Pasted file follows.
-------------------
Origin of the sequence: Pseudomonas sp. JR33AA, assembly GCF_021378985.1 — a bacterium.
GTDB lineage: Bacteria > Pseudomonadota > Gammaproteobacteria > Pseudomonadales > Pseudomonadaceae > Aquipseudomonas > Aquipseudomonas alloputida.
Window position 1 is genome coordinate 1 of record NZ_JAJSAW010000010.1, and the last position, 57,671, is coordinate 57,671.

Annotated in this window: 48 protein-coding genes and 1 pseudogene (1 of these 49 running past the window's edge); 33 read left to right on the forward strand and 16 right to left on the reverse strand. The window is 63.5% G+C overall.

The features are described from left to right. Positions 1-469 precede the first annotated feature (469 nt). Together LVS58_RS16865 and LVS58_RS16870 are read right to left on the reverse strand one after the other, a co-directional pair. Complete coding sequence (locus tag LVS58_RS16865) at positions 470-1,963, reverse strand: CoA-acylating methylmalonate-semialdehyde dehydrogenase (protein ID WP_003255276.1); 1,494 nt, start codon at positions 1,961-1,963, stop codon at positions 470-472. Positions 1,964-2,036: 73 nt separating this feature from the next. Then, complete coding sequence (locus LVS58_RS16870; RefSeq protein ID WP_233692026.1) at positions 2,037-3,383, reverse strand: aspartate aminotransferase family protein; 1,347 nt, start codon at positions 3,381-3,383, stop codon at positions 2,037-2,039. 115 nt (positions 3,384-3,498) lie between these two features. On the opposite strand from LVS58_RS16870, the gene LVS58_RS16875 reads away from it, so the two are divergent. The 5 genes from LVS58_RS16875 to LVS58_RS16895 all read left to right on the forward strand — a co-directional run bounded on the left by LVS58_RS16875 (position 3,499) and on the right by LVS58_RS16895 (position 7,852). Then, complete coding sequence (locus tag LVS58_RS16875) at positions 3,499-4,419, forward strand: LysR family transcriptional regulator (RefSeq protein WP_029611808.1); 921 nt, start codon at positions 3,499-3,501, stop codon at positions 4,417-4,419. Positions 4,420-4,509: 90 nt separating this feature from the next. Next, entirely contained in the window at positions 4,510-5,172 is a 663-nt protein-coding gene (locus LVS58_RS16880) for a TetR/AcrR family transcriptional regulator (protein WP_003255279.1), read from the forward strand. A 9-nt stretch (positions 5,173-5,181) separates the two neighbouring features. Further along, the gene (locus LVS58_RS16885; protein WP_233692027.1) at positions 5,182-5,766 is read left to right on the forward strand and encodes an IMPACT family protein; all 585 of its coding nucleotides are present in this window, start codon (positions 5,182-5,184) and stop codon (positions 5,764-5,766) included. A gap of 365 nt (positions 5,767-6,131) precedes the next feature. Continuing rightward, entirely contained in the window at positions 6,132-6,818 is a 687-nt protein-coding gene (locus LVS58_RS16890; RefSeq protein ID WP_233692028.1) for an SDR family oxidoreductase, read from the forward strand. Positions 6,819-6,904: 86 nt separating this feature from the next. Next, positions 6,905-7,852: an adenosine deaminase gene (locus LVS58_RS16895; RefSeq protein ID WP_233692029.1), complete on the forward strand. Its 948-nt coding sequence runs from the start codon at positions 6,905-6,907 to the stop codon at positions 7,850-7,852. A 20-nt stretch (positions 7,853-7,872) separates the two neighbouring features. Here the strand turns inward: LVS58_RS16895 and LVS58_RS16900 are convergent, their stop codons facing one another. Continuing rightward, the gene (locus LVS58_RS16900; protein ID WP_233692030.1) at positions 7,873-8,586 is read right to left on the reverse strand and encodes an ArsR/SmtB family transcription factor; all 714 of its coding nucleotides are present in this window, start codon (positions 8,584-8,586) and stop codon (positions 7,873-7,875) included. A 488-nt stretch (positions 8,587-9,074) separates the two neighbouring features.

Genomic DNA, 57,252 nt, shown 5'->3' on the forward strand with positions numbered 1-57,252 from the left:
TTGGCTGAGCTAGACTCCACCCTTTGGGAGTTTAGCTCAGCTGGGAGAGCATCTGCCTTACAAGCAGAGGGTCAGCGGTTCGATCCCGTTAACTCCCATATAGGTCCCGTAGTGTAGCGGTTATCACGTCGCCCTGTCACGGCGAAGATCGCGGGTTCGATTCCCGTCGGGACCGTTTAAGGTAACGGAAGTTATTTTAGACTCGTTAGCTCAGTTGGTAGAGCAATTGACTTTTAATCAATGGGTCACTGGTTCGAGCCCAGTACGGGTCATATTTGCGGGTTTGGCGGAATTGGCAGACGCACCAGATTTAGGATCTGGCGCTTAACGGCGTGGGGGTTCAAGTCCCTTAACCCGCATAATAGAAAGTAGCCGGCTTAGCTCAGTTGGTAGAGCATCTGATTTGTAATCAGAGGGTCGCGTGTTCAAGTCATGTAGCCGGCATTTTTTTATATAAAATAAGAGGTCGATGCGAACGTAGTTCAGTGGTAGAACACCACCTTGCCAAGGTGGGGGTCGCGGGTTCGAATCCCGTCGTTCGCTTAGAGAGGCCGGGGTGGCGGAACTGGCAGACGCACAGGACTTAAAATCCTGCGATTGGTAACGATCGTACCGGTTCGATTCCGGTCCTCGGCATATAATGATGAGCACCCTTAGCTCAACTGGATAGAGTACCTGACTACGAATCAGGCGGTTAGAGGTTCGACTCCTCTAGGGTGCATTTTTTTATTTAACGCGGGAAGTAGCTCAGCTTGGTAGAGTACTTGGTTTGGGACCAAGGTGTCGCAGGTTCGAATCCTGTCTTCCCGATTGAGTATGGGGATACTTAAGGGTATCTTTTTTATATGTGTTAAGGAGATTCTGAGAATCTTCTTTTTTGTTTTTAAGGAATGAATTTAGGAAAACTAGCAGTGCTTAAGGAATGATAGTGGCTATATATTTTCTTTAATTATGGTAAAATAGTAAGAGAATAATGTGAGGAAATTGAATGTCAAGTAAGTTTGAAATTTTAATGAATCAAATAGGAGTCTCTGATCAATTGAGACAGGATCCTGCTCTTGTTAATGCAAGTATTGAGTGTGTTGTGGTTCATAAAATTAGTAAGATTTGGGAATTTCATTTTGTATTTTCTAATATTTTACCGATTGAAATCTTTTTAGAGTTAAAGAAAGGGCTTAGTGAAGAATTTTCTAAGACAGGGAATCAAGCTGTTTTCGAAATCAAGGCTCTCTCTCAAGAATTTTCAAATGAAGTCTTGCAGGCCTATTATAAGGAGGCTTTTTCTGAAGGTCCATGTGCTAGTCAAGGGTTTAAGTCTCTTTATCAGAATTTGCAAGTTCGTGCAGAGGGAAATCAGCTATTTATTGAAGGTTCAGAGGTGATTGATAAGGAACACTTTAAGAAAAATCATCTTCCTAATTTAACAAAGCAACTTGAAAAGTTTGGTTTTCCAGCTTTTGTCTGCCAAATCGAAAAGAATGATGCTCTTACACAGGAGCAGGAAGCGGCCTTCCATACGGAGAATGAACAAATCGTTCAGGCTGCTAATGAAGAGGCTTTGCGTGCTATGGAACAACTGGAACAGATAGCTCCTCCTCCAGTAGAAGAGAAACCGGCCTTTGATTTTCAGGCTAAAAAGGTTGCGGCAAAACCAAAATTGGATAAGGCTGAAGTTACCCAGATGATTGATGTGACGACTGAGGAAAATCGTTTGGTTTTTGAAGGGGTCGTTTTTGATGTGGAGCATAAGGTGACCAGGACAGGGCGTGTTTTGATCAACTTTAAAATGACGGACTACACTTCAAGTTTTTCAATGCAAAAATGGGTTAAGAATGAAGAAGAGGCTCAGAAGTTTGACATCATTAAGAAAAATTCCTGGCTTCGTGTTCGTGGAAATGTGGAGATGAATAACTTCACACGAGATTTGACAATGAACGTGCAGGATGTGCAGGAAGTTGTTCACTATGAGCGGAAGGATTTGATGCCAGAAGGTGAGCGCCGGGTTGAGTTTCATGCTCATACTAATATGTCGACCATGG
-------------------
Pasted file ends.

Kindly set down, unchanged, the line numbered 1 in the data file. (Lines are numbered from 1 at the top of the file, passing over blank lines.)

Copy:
Origin of the sequence: Pseudomonas sp. JR33AA, assembly GCF_021378985.1 — a bacterium.